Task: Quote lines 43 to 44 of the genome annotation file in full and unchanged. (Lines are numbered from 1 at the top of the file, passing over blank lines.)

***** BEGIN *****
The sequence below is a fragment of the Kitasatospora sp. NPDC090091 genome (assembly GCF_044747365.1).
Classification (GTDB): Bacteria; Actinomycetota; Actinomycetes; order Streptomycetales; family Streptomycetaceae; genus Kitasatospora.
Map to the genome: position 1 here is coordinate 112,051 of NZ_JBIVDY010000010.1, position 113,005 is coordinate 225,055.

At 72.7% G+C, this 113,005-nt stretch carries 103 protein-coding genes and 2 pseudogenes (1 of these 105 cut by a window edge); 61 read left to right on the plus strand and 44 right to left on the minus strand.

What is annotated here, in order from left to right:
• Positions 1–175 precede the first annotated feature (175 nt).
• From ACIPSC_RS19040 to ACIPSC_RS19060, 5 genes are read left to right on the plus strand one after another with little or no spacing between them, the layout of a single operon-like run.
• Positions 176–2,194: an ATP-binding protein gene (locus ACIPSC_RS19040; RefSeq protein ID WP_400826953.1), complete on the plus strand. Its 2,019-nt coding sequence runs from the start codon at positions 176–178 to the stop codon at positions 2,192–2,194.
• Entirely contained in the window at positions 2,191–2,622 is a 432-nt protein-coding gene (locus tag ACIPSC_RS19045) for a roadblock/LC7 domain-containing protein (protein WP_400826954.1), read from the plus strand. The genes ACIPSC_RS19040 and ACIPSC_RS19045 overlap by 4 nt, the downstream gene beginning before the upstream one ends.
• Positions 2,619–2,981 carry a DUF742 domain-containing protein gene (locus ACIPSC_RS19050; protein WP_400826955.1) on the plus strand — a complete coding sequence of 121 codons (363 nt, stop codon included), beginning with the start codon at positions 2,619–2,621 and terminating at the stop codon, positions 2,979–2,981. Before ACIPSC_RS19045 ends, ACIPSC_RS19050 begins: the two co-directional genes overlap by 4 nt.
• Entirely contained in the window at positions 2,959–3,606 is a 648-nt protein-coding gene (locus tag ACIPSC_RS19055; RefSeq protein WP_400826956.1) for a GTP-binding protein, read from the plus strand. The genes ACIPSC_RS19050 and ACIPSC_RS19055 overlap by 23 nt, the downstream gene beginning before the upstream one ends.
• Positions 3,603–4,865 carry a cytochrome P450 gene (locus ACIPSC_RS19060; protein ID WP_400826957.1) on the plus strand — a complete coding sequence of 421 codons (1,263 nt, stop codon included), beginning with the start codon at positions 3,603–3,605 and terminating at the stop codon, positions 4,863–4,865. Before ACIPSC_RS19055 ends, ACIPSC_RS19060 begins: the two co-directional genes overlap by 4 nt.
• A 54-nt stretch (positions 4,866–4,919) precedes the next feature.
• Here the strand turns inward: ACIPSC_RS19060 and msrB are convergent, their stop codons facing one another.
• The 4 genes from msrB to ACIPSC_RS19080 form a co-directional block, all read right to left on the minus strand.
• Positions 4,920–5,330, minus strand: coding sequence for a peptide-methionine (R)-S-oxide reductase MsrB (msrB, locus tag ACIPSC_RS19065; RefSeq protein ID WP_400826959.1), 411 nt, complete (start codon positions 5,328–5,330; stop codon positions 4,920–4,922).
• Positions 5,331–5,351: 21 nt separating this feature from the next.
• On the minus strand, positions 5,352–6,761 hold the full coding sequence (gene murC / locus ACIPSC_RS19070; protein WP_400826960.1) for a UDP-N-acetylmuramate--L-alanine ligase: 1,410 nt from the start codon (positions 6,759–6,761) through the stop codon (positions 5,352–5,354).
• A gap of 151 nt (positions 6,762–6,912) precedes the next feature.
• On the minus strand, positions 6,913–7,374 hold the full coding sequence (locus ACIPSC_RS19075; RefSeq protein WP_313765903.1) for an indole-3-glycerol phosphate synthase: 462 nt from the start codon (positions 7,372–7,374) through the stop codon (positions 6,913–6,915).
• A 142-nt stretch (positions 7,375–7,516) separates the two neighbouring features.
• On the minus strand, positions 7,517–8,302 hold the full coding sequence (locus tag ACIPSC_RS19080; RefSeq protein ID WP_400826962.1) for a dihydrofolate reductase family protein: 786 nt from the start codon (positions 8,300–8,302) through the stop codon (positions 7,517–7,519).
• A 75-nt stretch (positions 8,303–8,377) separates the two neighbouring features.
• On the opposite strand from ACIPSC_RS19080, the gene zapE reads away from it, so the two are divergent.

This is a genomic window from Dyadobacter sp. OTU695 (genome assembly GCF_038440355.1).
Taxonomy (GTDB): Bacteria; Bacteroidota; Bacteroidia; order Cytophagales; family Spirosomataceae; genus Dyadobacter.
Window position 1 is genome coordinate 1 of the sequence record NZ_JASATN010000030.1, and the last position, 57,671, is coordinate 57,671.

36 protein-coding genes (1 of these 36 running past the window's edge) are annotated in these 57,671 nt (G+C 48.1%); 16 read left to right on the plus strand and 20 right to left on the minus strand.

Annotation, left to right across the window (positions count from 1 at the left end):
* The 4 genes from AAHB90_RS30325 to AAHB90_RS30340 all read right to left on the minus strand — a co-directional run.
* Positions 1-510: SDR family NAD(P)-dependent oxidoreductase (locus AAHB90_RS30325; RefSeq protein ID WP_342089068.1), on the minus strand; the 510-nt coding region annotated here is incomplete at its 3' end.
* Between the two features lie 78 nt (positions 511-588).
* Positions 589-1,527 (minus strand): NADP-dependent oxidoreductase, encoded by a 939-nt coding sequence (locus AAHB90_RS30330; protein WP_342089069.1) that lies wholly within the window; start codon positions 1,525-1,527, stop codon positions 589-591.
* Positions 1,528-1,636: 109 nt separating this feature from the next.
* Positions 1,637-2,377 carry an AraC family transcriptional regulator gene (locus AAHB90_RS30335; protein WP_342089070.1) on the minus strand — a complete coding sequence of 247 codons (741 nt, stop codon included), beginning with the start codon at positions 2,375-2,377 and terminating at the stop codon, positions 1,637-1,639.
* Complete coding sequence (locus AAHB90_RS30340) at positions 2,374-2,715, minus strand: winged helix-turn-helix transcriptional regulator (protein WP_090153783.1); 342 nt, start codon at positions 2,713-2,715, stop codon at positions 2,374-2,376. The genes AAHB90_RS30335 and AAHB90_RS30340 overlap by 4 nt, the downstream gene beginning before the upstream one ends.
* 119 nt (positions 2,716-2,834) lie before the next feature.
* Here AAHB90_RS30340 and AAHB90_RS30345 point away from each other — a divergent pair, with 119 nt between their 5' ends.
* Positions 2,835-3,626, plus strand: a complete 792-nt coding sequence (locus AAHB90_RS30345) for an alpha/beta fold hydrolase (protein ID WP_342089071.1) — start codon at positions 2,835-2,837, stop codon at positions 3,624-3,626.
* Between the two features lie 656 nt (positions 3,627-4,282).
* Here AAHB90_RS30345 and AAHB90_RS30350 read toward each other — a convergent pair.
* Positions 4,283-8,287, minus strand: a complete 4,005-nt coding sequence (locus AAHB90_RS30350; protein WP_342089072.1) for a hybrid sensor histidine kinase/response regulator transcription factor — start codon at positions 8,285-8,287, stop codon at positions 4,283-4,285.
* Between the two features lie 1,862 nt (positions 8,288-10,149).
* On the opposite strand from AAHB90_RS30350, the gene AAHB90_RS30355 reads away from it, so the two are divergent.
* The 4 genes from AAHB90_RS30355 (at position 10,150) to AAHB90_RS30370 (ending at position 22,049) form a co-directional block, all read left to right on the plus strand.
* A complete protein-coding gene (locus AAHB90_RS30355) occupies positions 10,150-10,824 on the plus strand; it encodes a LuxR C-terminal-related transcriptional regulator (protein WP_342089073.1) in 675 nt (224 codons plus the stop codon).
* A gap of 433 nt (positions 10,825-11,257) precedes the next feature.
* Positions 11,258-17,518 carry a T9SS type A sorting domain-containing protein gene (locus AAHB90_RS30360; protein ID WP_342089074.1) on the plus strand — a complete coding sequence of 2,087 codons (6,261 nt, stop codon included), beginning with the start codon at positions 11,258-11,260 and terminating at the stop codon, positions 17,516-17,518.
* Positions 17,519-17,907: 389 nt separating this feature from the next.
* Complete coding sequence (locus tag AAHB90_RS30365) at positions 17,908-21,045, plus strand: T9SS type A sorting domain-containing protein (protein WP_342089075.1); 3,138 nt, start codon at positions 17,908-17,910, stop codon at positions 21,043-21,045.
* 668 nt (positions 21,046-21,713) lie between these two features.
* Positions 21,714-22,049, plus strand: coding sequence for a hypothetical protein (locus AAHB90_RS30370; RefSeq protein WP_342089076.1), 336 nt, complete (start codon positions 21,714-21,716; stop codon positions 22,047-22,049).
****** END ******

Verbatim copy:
* Between the two features lie 1,862 nt (positions 8,288-10,149).
* On the opposite strand from AAHB90_RS30350, the gene AAHB90_RS30355 reads away from it, so the two are divergent.